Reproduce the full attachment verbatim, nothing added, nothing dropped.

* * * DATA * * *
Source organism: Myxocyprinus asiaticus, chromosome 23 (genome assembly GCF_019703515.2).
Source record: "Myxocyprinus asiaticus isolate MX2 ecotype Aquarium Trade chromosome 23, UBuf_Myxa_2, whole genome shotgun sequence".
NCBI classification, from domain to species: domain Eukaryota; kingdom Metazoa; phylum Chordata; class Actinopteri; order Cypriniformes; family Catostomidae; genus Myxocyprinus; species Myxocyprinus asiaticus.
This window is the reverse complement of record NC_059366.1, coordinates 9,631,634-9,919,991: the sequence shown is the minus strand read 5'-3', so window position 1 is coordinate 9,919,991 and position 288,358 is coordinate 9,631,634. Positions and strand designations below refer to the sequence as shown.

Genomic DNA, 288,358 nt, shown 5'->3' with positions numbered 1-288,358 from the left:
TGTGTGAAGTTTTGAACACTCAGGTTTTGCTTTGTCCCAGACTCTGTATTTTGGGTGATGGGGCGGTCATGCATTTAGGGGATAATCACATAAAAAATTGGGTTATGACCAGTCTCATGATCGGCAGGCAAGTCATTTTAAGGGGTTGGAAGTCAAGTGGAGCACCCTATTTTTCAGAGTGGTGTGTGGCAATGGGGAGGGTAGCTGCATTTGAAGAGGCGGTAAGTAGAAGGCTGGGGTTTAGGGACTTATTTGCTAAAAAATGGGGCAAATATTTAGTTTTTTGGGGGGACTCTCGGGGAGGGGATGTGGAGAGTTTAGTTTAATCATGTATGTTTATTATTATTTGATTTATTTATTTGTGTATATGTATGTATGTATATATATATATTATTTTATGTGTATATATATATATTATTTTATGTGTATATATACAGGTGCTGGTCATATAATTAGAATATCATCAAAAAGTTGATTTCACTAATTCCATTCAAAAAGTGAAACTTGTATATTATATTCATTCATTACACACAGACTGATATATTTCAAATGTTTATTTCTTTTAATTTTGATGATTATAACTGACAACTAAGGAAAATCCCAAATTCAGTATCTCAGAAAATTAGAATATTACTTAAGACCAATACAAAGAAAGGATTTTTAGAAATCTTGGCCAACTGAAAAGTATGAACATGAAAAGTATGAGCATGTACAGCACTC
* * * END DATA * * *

Source organism: Myxocyprinus asiaticus, chromosome 23 (genome assembly GCF_019703515.2).
Source record: "Myxocyprinus asiaticus isolate MX2 ecotype Aquarium Trade chromosome 23, UBuf_Myxa_2, whole genome shotgun sequence".
NCBI classification, from domain to species: domain Eukaryota; kingdom Metazoa; phylum Chordata; class Actinopteri; order Cypriniformes; family Catostomidae; genus Myxocyprinus; species Myxocyprinus asiaticus.
This window is the reverse complement of record NC_059366.1, coordinates 9,631,634-9,919,991: the sequence shown is the minus strand read 5'-3', so window position 1 is coordinate 9,919,991 and position 288,358 is coordinate 9,631,634. Positions and strand designations below refer to the sequence as shown.

Genomic DNA, 288,358 nt, shown 5'->3' with positions numbered 1-288,358 from the left:
TGTGTGAAGTTTTGAACACTCAGGTTTTGCTTTGTCCCAGACTCTGTATTTTGGGTGATGGGGCGGTCATGCATTTAGGGGATAATCACATAAAAAATTGGGTTATGACCAGTCTCATGATCGGCAGGCAAGTCATTTTAAGGGGTTGGAAGTCAAGTGGAGCACCCTATTTTTCAGAGTGGTGTGTGGCAATGGGGAGGGTAGCTGCATTTGAAGAGGCGGTAAGTAGAAGGCTGGGGTTTAGGGACTTATTTGCTAAAAAATGGGGCAAATATTTAGTTTTTTGGGGGGACTCTCGGGGAGGGGATGTGGAGAGTTTAGTTTAATCATGTATGTTTATTATTATTTGATTTATTTATTTGTGTATATGTATGTATGTATATATATATATTATTTTATGTGTATATATATATATTATTTTATGTGTATATATACAGGTGCTGGTCATATAATTAGAATATCATCAAAAAGTTGATTTCACTAATTCCATTCAAAAAGTGAAACTTGTATATTATATTCATTCATTACACACAGACTGATATATTTCAAATGTTTATTTCTTTTAATTTTGATGATTATAACTGACAACTAAGGAAAATCCCAAATTCAGTATCTCAGAAAATTAGAATATTACTTAAGACCAATACAAAGAAAGGATTTTTAGAAATCTTGGCCAACTGAAAAGTATGAACATGAAAAGTATGAGCATGTACAGCACTC